Cities: Skylines — Sunset Harbor DLC — More variety is always welcome

Yes, I am aware that the mall looks like a giant piece of children's playground equipment.
The latest expansion for Paradox’s Cities: Skylines city builder brings new mass transit options, huge transport interchanges and an entirely new fishing industry to the game, amongst other things, within Sunset Harbor.

The thing about Cities: Skylines at this point is that it is what it is. What is that? The most engaging, comprehensive and vast city-building simulation on the market. It’s so good that it has basically cornered the market; there is pretty much no point in even looking for an alternative. If what you’re clamouring for is a full city-building experience then Cities: Skylines is what you want; no question.

The sheer amount of options that you have when building a metropolis in Cities: Skylines is almost overwhelming now. Between the already sizeable base game, a large number of DLCs of varying sizes and the bafflingly incredible amount of mods available easily at the click of a button from the Steam workshop there are a huge number of things to be done, built and micro-managed in Cities: Skylines at this point.

Sunset Harbor: The city's high school
The Steam workshop contains a huge amount of custom content, including many of these plants and this high school.

The real question that Cities: Skylines – Sunset Harbor needs to answer is not about the quality of its content — which is, as expected, excellent — but rather whether the game actually needs anything more at this point? What more could be added that would enhance the experience?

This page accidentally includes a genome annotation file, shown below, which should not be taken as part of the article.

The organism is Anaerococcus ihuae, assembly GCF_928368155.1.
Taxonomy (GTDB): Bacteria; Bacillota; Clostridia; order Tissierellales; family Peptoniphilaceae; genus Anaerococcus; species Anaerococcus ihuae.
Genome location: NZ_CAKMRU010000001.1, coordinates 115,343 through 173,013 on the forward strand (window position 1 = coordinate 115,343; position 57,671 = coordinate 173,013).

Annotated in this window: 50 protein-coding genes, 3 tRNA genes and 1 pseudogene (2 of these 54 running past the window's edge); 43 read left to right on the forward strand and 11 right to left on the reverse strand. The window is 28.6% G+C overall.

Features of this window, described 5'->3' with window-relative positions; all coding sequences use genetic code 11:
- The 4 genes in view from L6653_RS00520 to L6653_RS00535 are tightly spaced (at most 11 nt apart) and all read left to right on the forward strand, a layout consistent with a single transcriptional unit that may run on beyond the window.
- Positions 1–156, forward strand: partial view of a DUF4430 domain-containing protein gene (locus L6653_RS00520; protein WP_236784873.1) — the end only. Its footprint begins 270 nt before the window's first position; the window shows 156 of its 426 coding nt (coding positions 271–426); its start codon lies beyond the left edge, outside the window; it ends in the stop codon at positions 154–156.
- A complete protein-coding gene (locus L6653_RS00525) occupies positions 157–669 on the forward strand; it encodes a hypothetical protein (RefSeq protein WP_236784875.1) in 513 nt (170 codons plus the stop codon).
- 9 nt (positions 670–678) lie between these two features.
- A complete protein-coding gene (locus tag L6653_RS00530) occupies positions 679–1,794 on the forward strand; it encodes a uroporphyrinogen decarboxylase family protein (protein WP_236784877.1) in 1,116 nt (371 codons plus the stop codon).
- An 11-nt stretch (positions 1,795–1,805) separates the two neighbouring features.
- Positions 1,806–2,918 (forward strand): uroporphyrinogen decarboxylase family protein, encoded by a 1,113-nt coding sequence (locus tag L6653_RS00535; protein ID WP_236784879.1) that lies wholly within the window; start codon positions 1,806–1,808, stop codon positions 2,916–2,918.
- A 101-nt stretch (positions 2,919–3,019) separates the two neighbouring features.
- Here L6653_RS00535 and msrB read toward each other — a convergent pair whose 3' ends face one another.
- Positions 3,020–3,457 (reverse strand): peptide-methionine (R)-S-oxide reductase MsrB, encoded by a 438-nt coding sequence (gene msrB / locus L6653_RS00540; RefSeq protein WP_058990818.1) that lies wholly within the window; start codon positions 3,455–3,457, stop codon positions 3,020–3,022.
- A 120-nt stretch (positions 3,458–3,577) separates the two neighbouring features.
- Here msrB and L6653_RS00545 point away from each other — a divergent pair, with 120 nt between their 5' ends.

The answer to that is something fundamental to the game; namely that Cities: Skylines is a rare game where YOU CAN ALWAYS HAVE MORE! At this point I’m pretty sure that the technical limitations of even the most powerful home computers could be reached well before a Cities: Skylines fan would tell you that there was enough content. In real life, a city is such a vast and varied beast that any attempt to recreate the building of one can pretty much not have enough variety.

A fishing farm
The irony of this fishing farm complaining about a lack of water is not lost on me.

Take the trolleybuses added in Cities: Skylines – Sunset Harbor. Are they necessary? Absolutely not. They add nothing to the gameplay that isn’t already being provided by buses, trams, metros, trains, ferries, blimps and cycle lanes but they are cool! Look at them go! Rattling and clanging about the place in an incredibly inefficient and stupid fashion! They’re adorable! And, more to the point, they exist in the real world. Why? Who knows? But they do and it is hard to escape the feeling that Colossal Order, the makers of Cities: Skylines, are on a mission to try and put everything that exists in the real world into Cities: Skylines sooner or later.

Pretty much the same can be said for helicopters. Yes, your little dudes and gals can now shoot around the city in helicopters if they’re feeling fancy. They add nothing to the gameplay beyond a visceral, and essential, excitement at seeing helicopters buzzing around your city. It just makes everything feel another step more real. I can sit back and watch the goings-on in my city for minutes at a time, following individual cars and people around, getting a first-person view of the city (and spotting trees I’ve left in the middle of the road while I do it). I think I’m far from the only person who enjoys this and the huge amount of variety of things happening in Cities: Skylines is a big reason why that’s enjoyable.

Sunset Harbor: A trolley bus on its usual route
A motherfudgin’ TROLLEY BUS!!!!